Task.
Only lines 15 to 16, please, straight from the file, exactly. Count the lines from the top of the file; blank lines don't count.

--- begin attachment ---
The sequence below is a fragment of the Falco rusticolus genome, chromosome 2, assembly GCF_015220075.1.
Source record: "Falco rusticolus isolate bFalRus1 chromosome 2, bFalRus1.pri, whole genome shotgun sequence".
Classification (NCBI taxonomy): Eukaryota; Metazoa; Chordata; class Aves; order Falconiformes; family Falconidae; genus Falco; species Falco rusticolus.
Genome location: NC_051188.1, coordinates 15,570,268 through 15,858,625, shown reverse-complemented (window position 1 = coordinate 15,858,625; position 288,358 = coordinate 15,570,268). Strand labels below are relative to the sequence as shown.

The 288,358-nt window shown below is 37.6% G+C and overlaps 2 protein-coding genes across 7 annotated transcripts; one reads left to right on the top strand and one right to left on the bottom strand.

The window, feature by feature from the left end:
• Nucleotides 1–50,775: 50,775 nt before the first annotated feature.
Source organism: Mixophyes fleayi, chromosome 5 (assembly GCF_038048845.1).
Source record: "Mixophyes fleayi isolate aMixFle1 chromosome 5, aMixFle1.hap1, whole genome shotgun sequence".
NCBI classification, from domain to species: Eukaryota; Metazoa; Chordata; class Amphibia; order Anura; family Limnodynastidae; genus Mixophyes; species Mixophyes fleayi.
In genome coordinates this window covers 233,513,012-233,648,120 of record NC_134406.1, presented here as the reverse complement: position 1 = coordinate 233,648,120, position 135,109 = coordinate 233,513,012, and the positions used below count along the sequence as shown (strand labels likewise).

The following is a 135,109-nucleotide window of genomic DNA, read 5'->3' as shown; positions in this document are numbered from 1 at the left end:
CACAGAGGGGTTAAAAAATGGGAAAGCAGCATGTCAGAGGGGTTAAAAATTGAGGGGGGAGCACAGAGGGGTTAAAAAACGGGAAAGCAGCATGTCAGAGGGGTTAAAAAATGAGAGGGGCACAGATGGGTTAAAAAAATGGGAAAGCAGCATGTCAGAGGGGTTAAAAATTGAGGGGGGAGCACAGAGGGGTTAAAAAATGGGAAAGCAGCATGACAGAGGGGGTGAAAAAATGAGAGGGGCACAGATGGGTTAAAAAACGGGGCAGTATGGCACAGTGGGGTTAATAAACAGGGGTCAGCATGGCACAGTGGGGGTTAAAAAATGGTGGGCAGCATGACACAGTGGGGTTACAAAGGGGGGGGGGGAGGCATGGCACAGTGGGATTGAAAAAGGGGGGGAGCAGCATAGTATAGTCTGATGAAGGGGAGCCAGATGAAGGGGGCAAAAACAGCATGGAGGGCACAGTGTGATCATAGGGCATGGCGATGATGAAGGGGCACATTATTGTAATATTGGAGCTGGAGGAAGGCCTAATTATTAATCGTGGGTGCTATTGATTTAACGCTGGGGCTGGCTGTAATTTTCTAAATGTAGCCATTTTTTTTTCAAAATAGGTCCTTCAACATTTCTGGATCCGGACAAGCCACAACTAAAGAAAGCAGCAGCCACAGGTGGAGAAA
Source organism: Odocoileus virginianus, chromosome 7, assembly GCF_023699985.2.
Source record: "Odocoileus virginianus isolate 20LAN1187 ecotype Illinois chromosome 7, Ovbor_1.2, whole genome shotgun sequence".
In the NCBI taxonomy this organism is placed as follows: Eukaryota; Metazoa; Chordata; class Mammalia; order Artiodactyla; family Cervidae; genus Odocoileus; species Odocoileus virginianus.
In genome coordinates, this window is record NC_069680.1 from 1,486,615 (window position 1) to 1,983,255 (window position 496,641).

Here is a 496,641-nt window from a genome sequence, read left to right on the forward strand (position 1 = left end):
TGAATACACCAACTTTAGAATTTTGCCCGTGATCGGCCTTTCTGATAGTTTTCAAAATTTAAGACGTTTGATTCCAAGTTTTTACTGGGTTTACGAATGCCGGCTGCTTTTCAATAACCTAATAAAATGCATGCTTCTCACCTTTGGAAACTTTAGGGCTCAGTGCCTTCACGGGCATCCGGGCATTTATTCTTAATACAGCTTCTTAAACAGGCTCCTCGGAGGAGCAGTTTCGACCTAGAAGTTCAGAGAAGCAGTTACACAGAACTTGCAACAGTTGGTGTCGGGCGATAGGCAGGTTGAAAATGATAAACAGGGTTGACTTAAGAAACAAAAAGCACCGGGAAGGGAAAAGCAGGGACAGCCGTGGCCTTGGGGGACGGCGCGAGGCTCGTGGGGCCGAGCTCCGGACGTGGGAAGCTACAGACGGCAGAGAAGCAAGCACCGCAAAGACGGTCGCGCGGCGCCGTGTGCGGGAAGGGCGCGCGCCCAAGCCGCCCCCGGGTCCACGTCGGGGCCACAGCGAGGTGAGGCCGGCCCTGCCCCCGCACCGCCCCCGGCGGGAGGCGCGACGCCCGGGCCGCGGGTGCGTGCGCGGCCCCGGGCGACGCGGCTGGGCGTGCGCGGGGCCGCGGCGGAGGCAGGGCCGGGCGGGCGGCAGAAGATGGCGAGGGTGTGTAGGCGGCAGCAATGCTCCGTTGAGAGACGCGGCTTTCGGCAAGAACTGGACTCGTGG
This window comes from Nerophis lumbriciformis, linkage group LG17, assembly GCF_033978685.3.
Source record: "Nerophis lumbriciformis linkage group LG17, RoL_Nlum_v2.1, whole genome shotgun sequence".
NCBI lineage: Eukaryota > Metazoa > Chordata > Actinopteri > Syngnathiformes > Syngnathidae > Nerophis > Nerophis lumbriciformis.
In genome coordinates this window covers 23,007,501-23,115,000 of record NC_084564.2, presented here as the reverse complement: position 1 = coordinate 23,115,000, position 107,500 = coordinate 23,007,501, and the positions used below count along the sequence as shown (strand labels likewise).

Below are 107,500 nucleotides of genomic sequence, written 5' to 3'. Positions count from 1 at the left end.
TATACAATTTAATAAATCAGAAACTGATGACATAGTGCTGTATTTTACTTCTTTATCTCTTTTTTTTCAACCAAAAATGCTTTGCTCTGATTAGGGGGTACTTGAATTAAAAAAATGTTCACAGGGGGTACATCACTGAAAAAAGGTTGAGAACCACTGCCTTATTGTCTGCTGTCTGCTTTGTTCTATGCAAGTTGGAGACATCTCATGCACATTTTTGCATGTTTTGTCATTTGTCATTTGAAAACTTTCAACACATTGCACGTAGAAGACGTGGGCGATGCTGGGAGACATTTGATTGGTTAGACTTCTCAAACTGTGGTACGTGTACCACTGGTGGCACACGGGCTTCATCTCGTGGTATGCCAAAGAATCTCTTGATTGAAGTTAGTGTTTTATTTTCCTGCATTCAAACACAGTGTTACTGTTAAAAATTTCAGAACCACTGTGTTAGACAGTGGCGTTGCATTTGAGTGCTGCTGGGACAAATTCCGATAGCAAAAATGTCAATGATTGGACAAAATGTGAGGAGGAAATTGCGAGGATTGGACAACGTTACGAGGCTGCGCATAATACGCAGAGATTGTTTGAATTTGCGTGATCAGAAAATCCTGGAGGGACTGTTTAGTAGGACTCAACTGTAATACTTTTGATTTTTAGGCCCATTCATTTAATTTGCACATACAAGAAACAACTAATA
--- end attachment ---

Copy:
Source record: "Odocoileus virginianus isolate 20LAN1187 ecotype Illinois chromosome 7, Ovbor_1.2, whole genome shotgun sequence".
In the NCBI taxonomy this organism is placed as follows: Eukaryota; Metazoa; Chordata; class Mammalia; order Artiodactyla; family Cervidae; genus Odocoileus; species Odocoileus virginianus.